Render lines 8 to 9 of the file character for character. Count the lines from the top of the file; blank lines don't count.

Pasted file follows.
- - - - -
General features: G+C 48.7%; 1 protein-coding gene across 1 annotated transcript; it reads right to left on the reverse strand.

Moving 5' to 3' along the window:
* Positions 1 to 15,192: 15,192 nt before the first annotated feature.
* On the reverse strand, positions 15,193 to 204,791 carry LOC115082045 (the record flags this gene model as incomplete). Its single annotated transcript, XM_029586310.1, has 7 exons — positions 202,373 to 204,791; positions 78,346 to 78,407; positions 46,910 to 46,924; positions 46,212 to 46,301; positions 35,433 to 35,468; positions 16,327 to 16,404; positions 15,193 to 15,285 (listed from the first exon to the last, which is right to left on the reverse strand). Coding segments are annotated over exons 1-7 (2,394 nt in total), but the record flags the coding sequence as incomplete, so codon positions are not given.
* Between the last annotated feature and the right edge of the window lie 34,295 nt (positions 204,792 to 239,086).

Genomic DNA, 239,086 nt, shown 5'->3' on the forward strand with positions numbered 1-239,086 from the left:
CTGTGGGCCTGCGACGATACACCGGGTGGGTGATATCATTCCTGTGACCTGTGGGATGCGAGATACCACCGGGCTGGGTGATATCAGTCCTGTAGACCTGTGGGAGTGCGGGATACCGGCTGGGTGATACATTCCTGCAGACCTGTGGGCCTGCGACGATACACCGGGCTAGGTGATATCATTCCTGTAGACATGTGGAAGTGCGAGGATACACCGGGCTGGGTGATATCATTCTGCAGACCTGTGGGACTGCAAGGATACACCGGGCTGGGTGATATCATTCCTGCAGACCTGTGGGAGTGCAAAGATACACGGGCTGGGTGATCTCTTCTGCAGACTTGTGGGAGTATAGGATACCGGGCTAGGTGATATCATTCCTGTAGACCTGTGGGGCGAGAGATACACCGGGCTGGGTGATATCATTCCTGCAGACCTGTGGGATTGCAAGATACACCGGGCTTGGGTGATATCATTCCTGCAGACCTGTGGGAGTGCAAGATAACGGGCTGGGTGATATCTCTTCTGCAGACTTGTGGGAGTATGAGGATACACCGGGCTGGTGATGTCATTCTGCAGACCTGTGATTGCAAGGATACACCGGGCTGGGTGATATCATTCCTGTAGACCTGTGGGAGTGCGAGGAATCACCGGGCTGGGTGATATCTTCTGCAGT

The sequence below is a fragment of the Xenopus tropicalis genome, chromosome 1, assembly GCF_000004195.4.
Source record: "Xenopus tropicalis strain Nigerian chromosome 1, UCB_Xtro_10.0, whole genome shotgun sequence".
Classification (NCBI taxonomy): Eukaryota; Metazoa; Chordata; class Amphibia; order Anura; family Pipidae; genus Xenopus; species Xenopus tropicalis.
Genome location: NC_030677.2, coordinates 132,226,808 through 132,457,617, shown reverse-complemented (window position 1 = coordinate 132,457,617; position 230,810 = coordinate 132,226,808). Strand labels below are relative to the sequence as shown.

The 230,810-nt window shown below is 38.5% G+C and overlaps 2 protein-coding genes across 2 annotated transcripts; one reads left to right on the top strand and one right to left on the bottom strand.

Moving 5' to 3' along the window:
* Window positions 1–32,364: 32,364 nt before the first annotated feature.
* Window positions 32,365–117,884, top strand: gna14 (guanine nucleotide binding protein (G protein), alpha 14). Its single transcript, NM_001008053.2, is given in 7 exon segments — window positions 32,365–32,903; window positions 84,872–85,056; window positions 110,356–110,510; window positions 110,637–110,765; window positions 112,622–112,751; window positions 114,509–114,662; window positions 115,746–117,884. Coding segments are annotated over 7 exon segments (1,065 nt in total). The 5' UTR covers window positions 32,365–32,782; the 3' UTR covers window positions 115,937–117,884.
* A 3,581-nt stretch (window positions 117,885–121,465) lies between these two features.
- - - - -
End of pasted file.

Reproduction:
The sequence below is a fragment of the Xenopus tropicalis genome, chromosome 1, assembly GCF_000004195.4.
Source record: "Xenopus tropicalis strain Nigerian chromosome 1, UCB_Xtro_10.0, whole genome shotgun sequence".